A Critique on Lycidas Written by John Milton

Topics: John Milton, Lycidas, Elegy Pages: 3 (1206 words) Published: December 16, 2010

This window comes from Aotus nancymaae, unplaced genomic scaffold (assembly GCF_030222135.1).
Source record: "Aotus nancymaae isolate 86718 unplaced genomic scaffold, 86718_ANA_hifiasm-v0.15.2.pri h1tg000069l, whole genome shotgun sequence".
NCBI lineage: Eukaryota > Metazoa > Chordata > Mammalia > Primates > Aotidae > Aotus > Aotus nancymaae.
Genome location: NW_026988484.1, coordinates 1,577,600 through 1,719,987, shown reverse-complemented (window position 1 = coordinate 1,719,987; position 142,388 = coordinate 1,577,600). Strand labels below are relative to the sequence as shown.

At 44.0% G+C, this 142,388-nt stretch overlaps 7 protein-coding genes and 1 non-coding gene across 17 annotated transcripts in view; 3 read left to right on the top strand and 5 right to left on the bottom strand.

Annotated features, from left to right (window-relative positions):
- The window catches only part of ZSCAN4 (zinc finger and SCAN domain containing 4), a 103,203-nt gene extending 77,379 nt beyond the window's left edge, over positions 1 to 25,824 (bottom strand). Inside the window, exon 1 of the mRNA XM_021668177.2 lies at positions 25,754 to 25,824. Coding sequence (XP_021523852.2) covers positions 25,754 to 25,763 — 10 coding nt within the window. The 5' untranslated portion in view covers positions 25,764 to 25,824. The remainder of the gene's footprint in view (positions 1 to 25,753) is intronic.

Lycidas is a popular, well-known poem, which was written in the early 1630s by John Milton. The poem is written in the style of pastoral elegy and is dedicated to Edward King a friend of John Milton who drowned out at sea. About 100 years after the poem had already been well known, Samuel Johnson responded forcefully by writing a critique that has also become well renowned. Samuel Johnson, who wrote the English Dictionary, questions the worth of Lycidas. According to Johnson, poetry is an art form that should be praised when its qualities are beautiful, symmetrical and full of passion. John Milton’s Lycidas does not meet any of these standards. Lycidas is a typical pastoral elegy that does not strike any chords of emotion. Cleary Johnson is a fanatic about words. Readers see Lycidas, which has been added to the Canon of English Literature, as a miraculous poem but they fail to see past the fame and glam of the poem. They simply love it because Milton wrote it. Samuel Johnson’s unforgiving opinion of Milton’s Lycidas stems from the poem’s inability to present an accurate experience of loss: Milton gets too involved in his own words, uses this poem as his own political manifesto and is concerned about life as a poet and his fame. Milton destroys the elegy of Lycidas through his obsession with his own opinions and language. The poem’s overuse of pastoral imagery distances the reader from Milton’s loss. Johnson argues that the pastoral imagery is cliché: “Its form is that of a pastoral, easy, vulgar, and therefore disgusting: whatever images it can supply are long ago exhausted” (Johnson). Although the poem is unoriginal and according to Johnson, Milton’s language lacks substance, most readers would not find the poem as repulsive as Johnson makes it out to be. An example of the characteristic pastoral imagery that Johnson finds disgusting in Lycidas is present in lines 22-23: “For we were nurst upon the self-same hill/Fed the same flock by the fountain, shade,...
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